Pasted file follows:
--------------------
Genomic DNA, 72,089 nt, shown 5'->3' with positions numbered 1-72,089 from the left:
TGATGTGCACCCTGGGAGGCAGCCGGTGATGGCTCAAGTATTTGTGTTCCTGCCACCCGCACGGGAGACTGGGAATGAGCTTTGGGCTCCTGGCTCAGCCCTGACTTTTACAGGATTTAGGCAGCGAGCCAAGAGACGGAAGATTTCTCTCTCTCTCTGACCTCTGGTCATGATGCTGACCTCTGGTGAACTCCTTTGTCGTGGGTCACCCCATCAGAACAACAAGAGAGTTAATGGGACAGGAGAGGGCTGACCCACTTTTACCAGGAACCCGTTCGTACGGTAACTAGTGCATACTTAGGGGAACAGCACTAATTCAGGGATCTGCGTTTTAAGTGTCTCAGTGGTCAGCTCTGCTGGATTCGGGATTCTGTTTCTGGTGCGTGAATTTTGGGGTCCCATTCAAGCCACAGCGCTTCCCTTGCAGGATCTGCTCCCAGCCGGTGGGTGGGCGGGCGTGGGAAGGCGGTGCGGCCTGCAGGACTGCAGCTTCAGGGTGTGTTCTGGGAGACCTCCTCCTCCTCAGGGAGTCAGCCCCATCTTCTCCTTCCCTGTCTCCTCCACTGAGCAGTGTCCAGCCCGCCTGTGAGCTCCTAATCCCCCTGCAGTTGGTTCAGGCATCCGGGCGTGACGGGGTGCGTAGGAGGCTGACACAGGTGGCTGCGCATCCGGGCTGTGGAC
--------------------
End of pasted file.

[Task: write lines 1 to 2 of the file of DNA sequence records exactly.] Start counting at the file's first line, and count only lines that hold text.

Genomic DNA, 72,089 nt, shown 5'->3' with positions numbered 1-72,089 from the left:
TGATGTGCACCCTGGGAGGCAGCCGGTGATGGCTCAAGTATTTGTGTTCCTGCCACCCGCACGGGAGACTGGGAATGAGCTTTGGGCTCCTGGCTCAGCCCTGACTTTTACAGGATTTAGGCAGCGAGCCAAGAGACGGAAGATTTCTCTCTCTCTCTGACCTCTGGTCATGATGCTGACCTCTGGTGAACTCCTTTGTCGTGGGTCACCCCATCAGAACAACAAGAGAGTTAATGGGACAGGAGAGGGCTGACCCACTTTTACCAGGAACCCGTTCGTACGGTAACTAGTGCATACTTAGGGGAACAGCACTAATTCAGGGATCTGCGTTTTAAGTGTCTCAGTGGTCAGCTCTGCTGGATTCGGGATTCTGTTTCTGGTGCGTGAATTTTGGGGTCCCATTCAAGCCACAGCGCTTCCCTTGCAGGATCTGCTCCCAGCCGGTGGGTGGGCGGGCGTGGGAAGGCGGTGCGGCCTGCAGGACTGCAGCTTCAGGGTGTGTTCTGGGAGACCTCCTCCTCCTCAGGGAGTCAGCCCCATCTTCTCCTTCCCTGTCTCCTCCACTGAGCAGTGTCCAGCCCGCCTGTGAGCTCCTAATCCCCCTGCAGTTGGTTCAGGCATCCGGGCGTGACGGGGTGCGTAGGAGGCTGACACAGGTGGCTGCGCATCCGGGCTGTGGAC